I have made several measurements on my FT225RD and some are presented here. The reason is to make it easier for you to compare with your own FT225RD - if you are troubleshooting or if you just want to know what I have achieved. I'm of course very interested to know if you come up with any solution that makes this transceiver even better! (Isn't that what Internet is all about-?)
I can't promise or guarantee that all FT225RDs will be the same and these measurements are made on my FT225RD with serial number 8E-050375.
Special thanks to Kenneth who let me use a FSH spectrum analyzer for many of these measurements!
IF-measurements with unmodified front-end
Here are some measurements made on the IF-output, ie between the RX RF-unit and the SSB IF-unit. The IF-output description is found at the IF-output pages.
The output from the front-end is not "clean" as seen here. The LO-signal is not filtered, or is shielded, and as can be seen, spurs are present up to 2GHz. This is not a problem if you are living on the countryside with no or very few disturbing signals around, but if you receive "strange signals" it might be strong signals mixed with any of these spurs.
If we take a look at the 10,7MHz region it looks like this. The signal near mid-band is the carrier to the product-detector at 10,6985MHz. This measurement is made with the antenna-input terminated with 50ohm. The measurement is made with the "narrow" filters available in the FSH and as can be seen the noise is only some 8 to 10dB above the noise-floor of the FSH. This measurement should be made with better equipment and I will get back to this.
What is more important to notice is that the IF is poorly filtered! This first picture shows SK7VHF, (a beacon about 40km from my QTH), 33kHz away from the center! It's also clear that the IF-bandwidth is above 50kHz, look at the distance between the M and D - ie Marker and Delta! This is ok if the receiver could handle strong signals, but it can't originally. This is one of the reasons why you have lots of signals around at contests, one other reason is that to many stations are badly filtered...
To show this more clearly I put a signal generator, an old HP8640B, 43kHz from the center together with SK7VHF. The signalgenerator is coupled into the receiver and the output adjusted to be as strong as SK7VHF. (Interestingly no intermodulation-products can be seen, but this probably since the signals are so weak compare to the noisefloor.)
With the centerfrequency changed in order to get both signals inband, this is the result. The output-power from the signalgenerator is the same as earlier, and this show that the noisefloor of the spectrum analyser is much higher than the FT225 since we can't see how the filter-characteristic looks like on the filtersides.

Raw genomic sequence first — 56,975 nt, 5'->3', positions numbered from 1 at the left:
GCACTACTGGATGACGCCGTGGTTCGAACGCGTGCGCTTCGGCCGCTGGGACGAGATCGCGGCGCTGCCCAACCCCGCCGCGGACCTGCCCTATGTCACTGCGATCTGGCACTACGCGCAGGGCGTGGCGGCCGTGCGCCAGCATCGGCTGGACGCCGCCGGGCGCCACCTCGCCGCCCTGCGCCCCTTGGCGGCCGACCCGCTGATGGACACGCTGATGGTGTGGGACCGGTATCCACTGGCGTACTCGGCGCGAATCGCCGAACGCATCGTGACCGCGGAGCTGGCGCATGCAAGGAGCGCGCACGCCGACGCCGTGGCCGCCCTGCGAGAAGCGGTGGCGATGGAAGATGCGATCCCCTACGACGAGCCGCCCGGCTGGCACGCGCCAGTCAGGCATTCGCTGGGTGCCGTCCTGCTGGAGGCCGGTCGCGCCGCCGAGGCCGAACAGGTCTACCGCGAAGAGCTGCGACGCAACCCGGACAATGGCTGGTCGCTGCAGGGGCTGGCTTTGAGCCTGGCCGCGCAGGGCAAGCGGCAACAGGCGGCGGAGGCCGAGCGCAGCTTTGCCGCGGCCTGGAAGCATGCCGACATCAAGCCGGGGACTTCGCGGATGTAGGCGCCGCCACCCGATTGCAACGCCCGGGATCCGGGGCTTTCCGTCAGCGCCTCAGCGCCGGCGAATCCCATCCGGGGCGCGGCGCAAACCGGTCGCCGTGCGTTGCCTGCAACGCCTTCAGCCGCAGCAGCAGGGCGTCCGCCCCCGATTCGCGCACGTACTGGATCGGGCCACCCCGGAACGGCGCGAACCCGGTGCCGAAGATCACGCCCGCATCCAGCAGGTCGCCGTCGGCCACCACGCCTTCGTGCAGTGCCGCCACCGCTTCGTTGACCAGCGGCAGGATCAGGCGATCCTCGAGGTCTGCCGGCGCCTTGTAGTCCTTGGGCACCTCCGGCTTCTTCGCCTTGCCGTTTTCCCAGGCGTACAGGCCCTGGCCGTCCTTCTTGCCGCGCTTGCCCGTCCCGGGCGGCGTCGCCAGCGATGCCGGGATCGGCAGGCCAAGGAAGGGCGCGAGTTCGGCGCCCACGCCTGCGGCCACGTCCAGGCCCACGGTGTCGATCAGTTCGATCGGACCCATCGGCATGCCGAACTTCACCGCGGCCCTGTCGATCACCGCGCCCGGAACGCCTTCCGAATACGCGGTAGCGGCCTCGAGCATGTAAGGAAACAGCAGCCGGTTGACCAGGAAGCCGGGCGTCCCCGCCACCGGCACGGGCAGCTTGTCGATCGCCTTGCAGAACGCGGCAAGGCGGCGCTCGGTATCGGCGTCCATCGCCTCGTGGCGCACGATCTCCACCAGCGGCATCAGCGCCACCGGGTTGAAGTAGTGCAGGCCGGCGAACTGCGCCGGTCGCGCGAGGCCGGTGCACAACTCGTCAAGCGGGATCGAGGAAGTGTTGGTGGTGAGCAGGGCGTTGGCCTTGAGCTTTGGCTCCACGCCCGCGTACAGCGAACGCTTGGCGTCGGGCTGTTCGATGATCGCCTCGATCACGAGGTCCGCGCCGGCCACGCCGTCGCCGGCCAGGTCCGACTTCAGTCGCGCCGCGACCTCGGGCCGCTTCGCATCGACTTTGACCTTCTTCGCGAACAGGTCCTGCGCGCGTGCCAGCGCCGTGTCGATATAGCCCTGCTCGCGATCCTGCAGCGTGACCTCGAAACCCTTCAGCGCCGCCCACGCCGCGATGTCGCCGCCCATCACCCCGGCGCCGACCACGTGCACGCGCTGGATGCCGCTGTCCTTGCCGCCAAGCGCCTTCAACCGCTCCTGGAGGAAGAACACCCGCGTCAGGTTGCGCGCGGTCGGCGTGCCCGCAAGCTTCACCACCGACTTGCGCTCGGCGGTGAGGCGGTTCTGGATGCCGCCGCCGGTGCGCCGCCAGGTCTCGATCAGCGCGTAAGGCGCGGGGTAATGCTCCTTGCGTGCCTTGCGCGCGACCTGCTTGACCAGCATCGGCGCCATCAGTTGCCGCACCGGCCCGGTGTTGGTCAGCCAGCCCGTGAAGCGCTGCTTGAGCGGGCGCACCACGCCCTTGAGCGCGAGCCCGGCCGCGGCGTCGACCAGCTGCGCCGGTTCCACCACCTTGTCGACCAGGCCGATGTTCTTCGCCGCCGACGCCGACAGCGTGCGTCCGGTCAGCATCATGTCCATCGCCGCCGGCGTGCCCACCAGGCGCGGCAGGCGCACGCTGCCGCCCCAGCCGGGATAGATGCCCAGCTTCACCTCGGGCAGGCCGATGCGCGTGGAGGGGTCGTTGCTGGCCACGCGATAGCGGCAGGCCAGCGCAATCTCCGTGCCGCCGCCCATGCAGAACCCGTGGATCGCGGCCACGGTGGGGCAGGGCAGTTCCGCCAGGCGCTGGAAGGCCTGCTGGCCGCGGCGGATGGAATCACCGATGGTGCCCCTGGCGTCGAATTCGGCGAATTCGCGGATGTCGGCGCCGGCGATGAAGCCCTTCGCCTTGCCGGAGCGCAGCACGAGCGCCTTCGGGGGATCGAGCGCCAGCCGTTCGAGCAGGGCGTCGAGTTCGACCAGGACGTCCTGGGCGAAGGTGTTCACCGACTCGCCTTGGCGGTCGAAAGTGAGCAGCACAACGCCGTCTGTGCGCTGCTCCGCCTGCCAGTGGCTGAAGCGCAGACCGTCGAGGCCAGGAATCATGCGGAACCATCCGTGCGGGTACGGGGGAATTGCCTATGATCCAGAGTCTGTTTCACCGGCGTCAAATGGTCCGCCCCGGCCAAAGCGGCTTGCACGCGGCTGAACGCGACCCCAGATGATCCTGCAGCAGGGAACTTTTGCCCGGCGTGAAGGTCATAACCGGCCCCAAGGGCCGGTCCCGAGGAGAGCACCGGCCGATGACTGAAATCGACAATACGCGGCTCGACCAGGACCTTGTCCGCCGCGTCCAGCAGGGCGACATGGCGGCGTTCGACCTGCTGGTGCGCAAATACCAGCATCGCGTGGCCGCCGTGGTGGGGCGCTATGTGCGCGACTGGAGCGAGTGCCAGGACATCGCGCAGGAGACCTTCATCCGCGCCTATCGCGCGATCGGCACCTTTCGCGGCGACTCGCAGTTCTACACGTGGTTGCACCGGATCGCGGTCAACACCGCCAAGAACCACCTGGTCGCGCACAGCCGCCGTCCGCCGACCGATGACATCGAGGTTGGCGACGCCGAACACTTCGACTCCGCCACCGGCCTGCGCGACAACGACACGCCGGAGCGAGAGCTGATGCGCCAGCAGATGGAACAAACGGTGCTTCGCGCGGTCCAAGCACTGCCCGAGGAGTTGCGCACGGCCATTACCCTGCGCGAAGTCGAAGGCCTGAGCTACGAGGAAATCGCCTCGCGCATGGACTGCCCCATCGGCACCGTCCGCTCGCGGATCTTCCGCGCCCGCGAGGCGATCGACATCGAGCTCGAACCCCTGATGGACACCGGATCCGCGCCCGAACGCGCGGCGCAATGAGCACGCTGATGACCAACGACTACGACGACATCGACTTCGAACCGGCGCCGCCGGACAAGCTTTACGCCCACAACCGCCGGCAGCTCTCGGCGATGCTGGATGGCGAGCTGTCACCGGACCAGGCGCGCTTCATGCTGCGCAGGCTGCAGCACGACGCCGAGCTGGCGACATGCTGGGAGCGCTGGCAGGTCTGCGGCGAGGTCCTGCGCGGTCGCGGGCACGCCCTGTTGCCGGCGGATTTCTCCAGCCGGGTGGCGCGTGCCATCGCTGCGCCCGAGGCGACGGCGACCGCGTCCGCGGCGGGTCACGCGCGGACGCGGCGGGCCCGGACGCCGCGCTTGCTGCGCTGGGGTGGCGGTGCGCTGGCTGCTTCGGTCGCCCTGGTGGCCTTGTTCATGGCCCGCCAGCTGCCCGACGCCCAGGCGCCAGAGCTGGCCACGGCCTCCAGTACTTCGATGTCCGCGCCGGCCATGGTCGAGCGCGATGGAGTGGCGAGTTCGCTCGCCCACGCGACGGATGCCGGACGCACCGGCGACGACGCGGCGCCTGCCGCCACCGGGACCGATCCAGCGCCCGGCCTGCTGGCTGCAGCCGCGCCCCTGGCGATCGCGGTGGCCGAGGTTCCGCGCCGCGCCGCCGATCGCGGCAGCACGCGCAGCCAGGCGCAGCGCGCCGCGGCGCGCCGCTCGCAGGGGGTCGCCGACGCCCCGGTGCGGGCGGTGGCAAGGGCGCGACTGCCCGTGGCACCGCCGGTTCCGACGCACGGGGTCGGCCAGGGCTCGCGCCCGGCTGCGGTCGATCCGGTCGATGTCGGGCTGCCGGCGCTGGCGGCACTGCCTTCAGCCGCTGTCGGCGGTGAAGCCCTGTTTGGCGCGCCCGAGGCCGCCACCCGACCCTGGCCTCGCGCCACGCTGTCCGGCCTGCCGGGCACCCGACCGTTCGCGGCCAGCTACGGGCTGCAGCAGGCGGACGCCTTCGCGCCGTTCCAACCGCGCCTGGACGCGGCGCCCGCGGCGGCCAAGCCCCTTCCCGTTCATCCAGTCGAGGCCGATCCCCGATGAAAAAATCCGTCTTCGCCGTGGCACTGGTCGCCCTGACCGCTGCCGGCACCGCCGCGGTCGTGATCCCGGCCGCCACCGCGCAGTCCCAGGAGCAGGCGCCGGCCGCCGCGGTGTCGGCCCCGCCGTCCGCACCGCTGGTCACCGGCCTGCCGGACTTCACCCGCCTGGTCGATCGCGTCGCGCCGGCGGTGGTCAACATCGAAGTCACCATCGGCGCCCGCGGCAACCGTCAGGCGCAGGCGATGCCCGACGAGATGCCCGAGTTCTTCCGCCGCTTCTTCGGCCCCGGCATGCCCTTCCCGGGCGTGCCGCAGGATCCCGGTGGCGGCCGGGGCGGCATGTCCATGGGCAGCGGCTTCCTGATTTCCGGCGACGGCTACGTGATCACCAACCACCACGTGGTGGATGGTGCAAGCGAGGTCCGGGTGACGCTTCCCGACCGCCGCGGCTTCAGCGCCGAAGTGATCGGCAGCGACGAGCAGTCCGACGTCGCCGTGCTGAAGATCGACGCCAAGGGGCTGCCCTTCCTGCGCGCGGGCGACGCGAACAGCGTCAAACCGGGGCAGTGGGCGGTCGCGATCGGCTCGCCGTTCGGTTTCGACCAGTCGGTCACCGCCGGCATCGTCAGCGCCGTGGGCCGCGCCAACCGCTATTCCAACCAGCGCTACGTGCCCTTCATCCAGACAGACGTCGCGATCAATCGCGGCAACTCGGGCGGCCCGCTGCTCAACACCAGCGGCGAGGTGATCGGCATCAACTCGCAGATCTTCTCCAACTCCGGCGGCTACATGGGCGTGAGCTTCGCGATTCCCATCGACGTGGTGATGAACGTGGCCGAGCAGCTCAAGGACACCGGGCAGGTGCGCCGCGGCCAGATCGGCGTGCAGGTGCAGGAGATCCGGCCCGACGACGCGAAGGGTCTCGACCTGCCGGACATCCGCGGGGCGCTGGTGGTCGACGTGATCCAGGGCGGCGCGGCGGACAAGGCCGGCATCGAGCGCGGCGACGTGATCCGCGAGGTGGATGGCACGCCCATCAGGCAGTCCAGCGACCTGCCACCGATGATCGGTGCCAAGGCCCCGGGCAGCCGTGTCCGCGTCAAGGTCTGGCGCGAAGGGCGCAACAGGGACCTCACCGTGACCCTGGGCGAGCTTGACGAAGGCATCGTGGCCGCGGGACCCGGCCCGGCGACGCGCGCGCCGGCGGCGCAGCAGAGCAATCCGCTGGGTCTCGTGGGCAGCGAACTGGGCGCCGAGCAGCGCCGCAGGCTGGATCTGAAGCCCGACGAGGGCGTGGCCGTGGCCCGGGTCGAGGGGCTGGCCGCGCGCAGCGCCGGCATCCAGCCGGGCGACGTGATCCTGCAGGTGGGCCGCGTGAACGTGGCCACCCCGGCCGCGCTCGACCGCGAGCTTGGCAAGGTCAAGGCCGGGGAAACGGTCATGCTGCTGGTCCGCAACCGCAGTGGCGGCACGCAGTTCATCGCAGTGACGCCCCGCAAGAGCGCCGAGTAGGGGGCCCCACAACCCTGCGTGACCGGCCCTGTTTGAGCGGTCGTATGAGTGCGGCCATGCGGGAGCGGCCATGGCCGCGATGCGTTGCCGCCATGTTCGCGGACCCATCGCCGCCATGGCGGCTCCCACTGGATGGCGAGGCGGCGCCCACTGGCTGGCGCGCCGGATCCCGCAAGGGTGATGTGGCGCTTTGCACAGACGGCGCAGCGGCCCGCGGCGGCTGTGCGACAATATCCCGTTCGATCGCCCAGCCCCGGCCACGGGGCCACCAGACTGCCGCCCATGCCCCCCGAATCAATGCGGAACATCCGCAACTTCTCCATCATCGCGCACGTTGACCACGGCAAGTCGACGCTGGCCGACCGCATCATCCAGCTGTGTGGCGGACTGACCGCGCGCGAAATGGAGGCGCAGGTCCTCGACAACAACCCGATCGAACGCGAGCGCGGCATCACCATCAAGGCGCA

With the generator decreased the spectra looks like this and if the generator-power is increased the AGC does what it can to lower the receivergain.
The transverter output as described on the RX/TX split-page is also measured. The output is "filtered" originally in the FT225RD, the schematic is here. The filter is simple but appropriate for most transverter designs, but it's important to know how effective the filtering is since different transverter designs could need special filtering.
When the transceiver is in receive-mode the output looks like this. In transmit the output changes, naturally, to this in USB-mode. The signal that can be seen here is the carrier unbalance, but it's quite weak and temperature dependant. I haven't found out if it's possible to make this unsensitive to temperature changes.
When the transceiver is changed to transmit-mode, CW, the spectra looks like this, clearly this signal should be filtered more if it was the outgoing signal to a poweramplifier, but to feed a transverter it's most often appropriate. The output power from my FT225RD is about 28dBm, but I got reports on levels up to 30dBm, (1W).
Phase-noise is very important to keep as low as possible! There are several reasons for this, but one important reason is that we don't like any strange signals entering the mixer since this will develop "new" signals at IF. This mechanism appears when there are spurs in the local-oscillator signal - everything that comes from the local-oscillator will mix with the received signal.
There are special instruments to measure phase-noise. I don't have access to any, but it's also possible with some spectrum-analysers and the FSEA from R&S does this nicely with a special software in an attached computer.